Statement of the Problem


Each year over two million Americans experience a traumatic brain injury (TBI). Five hundred thousand individuals are hospitalized and 50,000 will suffer long-term debilitating effects (National Head Injury Foundation [NHIF], 1995). After sustaining a brain injury, the survivor probably will not be fully cognizant of the potential cognitive, emotional, behavioral, and physical changes he or she has undergone. The survivor may return as a changed person to his or her family, community, job or school. Dealing with the head injury will place demands on both the survivor’s family and society in general. Many survivors of TBI will require rehabilitation services. Young survivors may be eligible for special education services in schools under the Individuals with Disabilities Education Act [IDEA] of 1990 (Individuals with Disabilities Act of 1991; Legislative history of Education of the Handicapped Act Amendments of 1990). Because of TBI’s toll on survivors and their families and the resultant demands on society, the work place, and schools, there is a need for further understanding of TBI.


Purpose of the Study


In order to best strategize possible rehabilitative and compensatory techniques to manage TBI, it is important for survivors, their families, educators, and other interested parties to become well informed of the many issues surrounding TBI. TBI can be a frightening, lonely and confusing ordeal. It was the purpose of this study to offer insight into TBI from the perspective of survivors of TBI, using a qualitative, descriptive research design. Information secured from educational, medical, psychological, and rehabilitative domains was analyzed. A survey addressing issues of significance to the survivors of TBI was undertaken. The results were synthesized to present a multi-perspective view of TBI. It was hoped that this information would enlighten survivors, educators, and others as to the concerns and problems of TBI survivors.


The Research Questions


Ten research questions were devised to further understand the TBI condition and its impact upon survivors. The research questions were:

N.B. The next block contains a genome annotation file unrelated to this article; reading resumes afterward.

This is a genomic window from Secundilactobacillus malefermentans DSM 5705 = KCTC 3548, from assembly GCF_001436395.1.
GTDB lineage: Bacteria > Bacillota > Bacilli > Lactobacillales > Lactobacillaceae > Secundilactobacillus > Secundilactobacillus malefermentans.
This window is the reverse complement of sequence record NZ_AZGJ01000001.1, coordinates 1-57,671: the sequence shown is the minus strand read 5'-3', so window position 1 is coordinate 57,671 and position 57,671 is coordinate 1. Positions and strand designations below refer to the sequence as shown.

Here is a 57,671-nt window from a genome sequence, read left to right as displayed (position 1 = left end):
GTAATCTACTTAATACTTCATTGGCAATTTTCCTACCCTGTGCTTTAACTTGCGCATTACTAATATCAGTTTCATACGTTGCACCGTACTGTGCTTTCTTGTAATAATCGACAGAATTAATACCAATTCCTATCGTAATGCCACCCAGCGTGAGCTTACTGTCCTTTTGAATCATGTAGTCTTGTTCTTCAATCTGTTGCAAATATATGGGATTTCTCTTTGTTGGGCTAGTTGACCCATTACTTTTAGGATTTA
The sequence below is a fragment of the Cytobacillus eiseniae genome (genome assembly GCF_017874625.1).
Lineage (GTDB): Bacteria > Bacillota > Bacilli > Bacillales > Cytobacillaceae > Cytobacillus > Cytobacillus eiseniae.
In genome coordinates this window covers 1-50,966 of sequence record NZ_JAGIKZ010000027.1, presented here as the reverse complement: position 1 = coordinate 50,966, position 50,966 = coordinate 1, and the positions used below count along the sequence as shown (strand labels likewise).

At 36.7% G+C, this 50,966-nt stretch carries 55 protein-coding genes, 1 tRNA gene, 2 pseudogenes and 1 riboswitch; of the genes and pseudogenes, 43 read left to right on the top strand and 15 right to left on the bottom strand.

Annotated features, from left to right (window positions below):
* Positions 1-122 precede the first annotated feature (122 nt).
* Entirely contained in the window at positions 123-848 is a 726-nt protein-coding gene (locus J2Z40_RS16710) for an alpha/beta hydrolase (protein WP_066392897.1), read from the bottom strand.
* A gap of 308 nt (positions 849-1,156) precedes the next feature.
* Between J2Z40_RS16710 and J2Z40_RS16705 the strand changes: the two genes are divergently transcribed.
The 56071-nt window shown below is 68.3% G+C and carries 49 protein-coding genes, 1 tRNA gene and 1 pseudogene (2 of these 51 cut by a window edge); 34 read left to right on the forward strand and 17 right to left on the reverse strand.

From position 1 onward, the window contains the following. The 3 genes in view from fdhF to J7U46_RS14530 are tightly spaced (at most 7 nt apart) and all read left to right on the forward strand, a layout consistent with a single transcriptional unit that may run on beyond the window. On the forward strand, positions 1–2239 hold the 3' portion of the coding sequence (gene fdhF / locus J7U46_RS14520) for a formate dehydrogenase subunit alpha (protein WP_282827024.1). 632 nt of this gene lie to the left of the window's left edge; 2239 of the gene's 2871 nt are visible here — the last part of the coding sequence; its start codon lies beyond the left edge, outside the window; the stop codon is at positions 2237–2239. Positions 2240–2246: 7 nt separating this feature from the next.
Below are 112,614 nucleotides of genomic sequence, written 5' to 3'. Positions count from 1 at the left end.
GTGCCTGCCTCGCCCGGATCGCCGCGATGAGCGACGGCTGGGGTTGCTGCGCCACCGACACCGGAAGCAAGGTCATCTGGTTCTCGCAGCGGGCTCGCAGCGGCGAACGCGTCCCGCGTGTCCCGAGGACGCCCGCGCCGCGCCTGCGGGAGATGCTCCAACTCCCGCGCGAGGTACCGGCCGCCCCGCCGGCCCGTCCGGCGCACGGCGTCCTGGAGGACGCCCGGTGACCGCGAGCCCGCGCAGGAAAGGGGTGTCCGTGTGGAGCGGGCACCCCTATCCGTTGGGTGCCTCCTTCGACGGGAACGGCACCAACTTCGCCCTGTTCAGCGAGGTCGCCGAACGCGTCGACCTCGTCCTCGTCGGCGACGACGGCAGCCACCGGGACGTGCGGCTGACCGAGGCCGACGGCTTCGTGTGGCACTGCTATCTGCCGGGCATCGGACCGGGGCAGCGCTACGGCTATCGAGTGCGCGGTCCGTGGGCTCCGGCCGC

1. How did known medical predictors of recovery (e.g., length of unconsciousness) affect outcome as measured by work status?
  2. Were cognitive and other assessments (e.g., neuropsychological) performed to evaluate the traumatic brain injury?
  3. What cognitive, emotional, behavioral, physical, executive, and perceptual motor deficits occurred as a result of TBI?
  4. What emotions and feelings about having gone through a TBI did survivors display at the time of injury and do they continue to display now?
  5. How did survivors rate providers of emotional support?
  6. What kind of rehabilitation, if any, did the TBI survivors receive?
  7. What level of satisfaction did the survivors have with the types of treatment and information they received?
  8. Were the survivors of TBI satisfied with the degree of coordination and cooperation which they perceived existed between care-giving professionals and institutions?
  9. What kinds of accommodations, if any, did the survivors receive at school and at work?
  10. What devices did the survivors find most useful in coping with their  TBI-engendered deficit areas?


Definition of Terms


Traumatic brain injury (TBI) is a closed or penetrating head wound injury to the brain caused by a traumatic insult to the head from an external physical force that may produce a diminished or altered state of consciousness (NHIF, 1995). It is distinguished from other disorders of the brain such as congenital disorders or events such as strokes, but it is also a diagnosis which includes a vast array of sequelae, conditions, symptoms, and outcomes. A survivor of traumatic brain injury is someone who has sustained such an injury.


Limitations of the Study


For the purposes of this study the term tbi survivor was limited to those persons who have maintained or regained sufficient cognitive presence to participate in the survey process. This represents a limitation of the study as some survivors of TBI were not able to participate, and some only had partial capacities to participate, depending on the extent of their injuries and deficits and the stages of their recovery. A second limitation of the study was that the survey findings were based on self-report, not objective evaluation. The issue of the validity of self-report data was addressed by Soderback, Ekholm, and Caneman (1991). They reported that in several studies individuals’ assessments of their own degrees of disability were found to be compatible with data provided by rehabilitation team personnel, families, and friends. Thus, there are theoretical grounds to support the validity of self-report data.

A third limitation of the study was that the survey was a convenience survey made up of volunteers. The participants were not randomly selected from a pool of individuals. Everyone in the pool who had had a TBI and wished to participate became a study participant.

Previous Page

Home Page

Next Page